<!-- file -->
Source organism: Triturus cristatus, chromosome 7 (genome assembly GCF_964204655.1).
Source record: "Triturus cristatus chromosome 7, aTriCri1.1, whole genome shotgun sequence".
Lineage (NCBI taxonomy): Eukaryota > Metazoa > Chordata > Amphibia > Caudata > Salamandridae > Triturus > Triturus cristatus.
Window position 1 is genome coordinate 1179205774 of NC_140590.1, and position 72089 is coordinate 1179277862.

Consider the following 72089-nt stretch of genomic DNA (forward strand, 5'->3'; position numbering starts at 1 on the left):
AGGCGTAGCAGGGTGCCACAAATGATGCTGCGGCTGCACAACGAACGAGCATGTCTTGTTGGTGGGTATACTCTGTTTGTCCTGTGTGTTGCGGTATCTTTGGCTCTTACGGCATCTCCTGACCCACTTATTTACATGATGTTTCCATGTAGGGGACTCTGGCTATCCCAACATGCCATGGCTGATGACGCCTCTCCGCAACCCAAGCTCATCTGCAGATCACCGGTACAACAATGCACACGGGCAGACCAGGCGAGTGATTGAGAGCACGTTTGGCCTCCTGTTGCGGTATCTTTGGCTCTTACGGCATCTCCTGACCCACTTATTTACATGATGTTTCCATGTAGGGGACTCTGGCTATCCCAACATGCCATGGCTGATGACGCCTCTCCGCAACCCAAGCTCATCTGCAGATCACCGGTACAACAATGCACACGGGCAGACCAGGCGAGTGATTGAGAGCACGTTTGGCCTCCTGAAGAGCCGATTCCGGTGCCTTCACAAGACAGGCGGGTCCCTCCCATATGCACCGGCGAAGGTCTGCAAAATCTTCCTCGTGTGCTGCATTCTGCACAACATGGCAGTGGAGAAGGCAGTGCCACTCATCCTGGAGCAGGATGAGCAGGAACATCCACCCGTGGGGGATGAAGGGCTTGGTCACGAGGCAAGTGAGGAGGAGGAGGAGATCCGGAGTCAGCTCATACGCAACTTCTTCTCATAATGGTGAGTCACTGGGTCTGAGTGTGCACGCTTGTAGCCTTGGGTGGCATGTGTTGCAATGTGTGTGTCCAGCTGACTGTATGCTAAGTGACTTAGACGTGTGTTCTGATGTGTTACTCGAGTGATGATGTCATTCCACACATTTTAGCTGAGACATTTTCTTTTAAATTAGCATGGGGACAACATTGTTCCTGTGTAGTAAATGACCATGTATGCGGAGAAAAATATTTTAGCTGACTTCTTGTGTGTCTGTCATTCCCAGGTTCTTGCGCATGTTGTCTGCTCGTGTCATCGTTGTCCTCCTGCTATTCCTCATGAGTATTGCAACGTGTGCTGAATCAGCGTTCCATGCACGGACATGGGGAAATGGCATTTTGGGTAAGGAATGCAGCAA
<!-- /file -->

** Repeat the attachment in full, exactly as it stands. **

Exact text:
Source organism: Triturus cristatus, chromosome 7 (genome assembly GCF_964204655.1).
Source record: "Triturus cristatus chromosome 7, aTriCri1.1, whole genome shotgun sequence".
Lineage (NCBI taxonomy): Eukaryota > Metazoa > Chordata > Amphibia > Caudata > Salamandridae > Triturus > Triturus cristatus.
Window position 1 is genome coordinate 1179205774 of NC_140590.1, and position 72089 is coordinate 1179277862.

Consider the following 72089-nt stretch of genomic DNA (forward strand, 5'->3'; position numbering starts at 1 on the left):
AGGCGTAGCAGGGTGCCACAAATGATGCTGCGGCTGCACAACGAACGAGCATGTCTTGTTGGTGGGTATACTCTGTTTGTCCTGTGTGTTGCGGTATCTTTGGCTCTTACGGCATCTCCTGACCCACTTATTTACATGATGTTTCCATGTAGGGGACTCTGGCTATCCCAACATGCCATGGCTGATGACGCCTCTCCGCAACCCAAGCTCATCTGCAGATCACCGGTACAACAATGCACACGGGCAGACCAGGCGAGTGATTGAGAGCACGTTTGGCCTCCTGTTGCGGTATCTTTGGCTCTTACGGCATCTCCTGACCCACTTATTTACATGATGTTTCCATGTAGGGGACTCTGGCTATCCCAACATGCCATGGCTGATGACGCCTCTCCGCAACCCAAGCTCATCTGCAGATCACCGGTACAACAATGCACACGGGCAGACCAGGCGAGTGATTGAGAGCACGTTTGGCCTCCTGAAGAGCCGATTCCGGTGCCTTCACAAGACAGGCGGGTCCCTCCCATATGCACCGGCGAAGGTCTGCAAAATCTTCCTCGTGTGCTGCATTCTGCACAACATGGCAGTGGAGAAGGCAGTGCCACTCATCCTGGAGCAGGATGAGCAGGAACATCCACCCGTGGGGGATGAAGGGCTTGGTCACGAGGCAAGTGAGGAGGAGGAGGAGATCCGGAGTCAGCTCATACGCAACTTCTTCTCATAATGGTGAGTCACTGGGTCTGAGTGTGCACGCTTGTAGCCTTGGGTGGCATGTGTTGCAATGTGTGTGTCCAGCTGACTGTATGCTAAGTGACTTAGACGTGTGTTCTGATGTGTTACTCGAGTGATGATGTCATTCCACACATTTTAGCTGAGACATTTTCTTTTAAATTAGCATGGGGACAACATTGTTCCTGTGTAGTAAATGACCATGTATGCGGAGAAAAATATTTTAGCTGACTTCTTGTGTGTCTGTCATTCCCAGGTTCTTGCGCATGTTGTCTGCTCGTGTCATCGTTGTCCTCCTGCTATTCCTCATGAGTATTGCAACGTGTGCTGAATCAGCGTTCCATGCACGGACATGGGGAAATGGCATTTTGGGTAAGGAATGCAGCAA